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Sweet Pizza

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  • Sweet Pizza

    Had some dough left over on Saturday night so I smeared on some Nutella, drizzeled some Sainsbury Finest Custard and put on a handful of Morello Cherries that had been soaking in liquor.

    We were all amazed at how good it tasted - even though it was using a regular savoury pizza dough.

    Any other ideas for dessert pizza?

  • #2
    Re: Sweet Pizza

    I did an apple pizza which was a hit here. Again just using leftover pizza dough, I drizzled it with good olive oil then spread out a circular fan of very thinly sliced apples and a few slices around the edge. I sprinkled it with cinnamon and sugar and baked in a medium oven (cooled down from the pizzas we had made for dinner earlier). Very nice.


    I also have done a mango turnover (pocket pie) in the WFO though that used a different dough, but good. I tried a mango pizza with bits of chocolate on it but not sure I'd do that again.

    --Janine

    Comment


    • #3
      Re: Sweet Pizza

      Blackjack

      We were all amazed at how good it tasted - even though it was using a regular savoury pizza dough.
      To me (and I have wrong before), that dough is dough, yes sweets or bun dough can and often does have sugar added, but really only sweetens it a little. It is what we do that makes it a sweet or savoury but then again who cares eh?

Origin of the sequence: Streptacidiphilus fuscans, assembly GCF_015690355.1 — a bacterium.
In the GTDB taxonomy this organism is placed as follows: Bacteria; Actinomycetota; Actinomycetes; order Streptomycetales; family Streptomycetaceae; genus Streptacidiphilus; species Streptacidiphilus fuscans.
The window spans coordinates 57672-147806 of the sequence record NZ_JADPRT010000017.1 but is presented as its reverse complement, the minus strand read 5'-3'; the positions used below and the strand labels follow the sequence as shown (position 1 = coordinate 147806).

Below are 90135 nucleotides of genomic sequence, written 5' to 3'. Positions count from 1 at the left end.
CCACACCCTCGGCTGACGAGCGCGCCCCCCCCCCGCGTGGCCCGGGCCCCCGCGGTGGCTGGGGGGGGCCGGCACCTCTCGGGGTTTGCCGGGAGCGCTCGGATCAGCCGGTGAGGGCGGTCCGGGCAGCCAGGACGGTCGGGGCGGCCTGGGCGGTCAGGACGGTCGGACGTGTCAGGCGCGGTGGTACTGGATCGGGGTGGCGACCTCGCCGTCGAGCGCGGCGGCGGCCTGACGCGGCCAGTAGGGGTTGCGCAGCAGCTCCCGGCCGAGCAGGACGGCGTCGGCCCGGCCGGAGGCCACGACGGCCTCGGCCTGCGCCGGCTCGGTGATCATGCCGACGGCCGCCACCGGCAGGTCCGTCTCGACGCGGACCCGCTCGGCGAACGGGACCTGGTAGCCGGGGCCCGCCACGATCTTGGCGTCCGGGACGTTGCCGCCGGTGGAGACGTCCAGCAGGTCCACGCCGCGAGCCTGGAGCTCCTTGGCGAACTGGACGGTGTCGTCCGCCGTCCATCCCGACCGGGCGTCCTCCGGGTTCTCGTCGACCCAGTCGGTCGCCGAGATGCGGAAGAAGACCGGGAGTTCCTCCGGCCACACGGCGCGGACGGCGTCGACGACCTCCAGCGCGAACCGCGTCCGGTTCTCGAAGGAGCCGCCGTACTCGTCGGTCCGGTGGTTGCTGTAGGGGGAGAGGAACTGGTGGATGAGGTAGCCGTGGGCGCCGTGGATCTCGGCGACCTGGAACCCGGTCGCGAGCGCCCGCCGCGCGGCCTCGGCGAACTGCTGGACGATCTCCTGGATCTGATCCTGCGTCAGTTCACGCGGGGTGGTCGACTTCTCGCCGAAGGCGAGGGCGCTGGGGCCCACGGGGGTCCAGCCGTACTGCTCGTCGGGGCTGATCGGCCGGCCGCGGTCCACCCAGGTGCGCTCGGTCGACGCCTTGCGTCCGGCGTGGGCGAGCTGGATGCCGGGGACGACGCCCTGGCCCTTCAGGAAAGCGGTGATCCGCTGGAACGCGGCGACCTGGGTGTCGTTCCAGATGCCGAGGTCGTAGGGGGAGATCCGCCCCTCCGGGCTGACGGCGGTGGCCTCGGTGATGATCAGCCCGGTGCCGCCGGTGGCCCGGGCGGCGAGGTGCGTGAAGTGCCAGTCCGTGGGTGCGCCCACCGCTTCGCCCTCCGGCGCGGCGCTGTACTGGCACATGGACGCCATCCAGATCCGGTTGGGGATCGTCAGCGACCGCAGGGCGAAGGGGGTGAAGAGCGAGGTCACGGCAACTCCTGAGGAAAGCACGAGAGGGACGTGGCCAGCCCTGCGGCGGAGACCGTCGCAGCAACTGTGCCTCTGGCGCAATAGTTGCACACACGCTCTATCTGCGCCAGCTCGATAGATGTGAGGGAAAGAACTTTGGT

When I have some left over dough and have guests or the grand children here, I put a little butter over a rolled out or stretched out dough base, sprinkle it with sultanas, a little sugar and cinnamon. Roll it up tight and then cut diagonally into 15mm slices and bake on a tray in the oven. let them cool a little and they go in a flash.
      Let the mind go wild and enjoy. I just need to have some chocolate and toppings with fresh fruit to try next firing.
      I also spread some home made apricot jam over a base and make a 'jam tart', something that my mother used to make when she baked and I miss!

      Neill
      Prevention is better than cure, - do it right the first time!

      The more I learn, the more I realise how little I know


      Neill’s Pompeiii #1
      http://www.fornobravo.com/forum/f8/n...-1-a-2005.html
      Neill’s kitchen underway
      http://www.fornobravo.com/forum/f35/...rway-4591.html

      Comment


      • #4
        Re: Sweet Pizza

        Hey Neill,

        What the heck is a Sultana? Anything like a Bannana?
        What does it taste like?

        Christo
        My oven progress -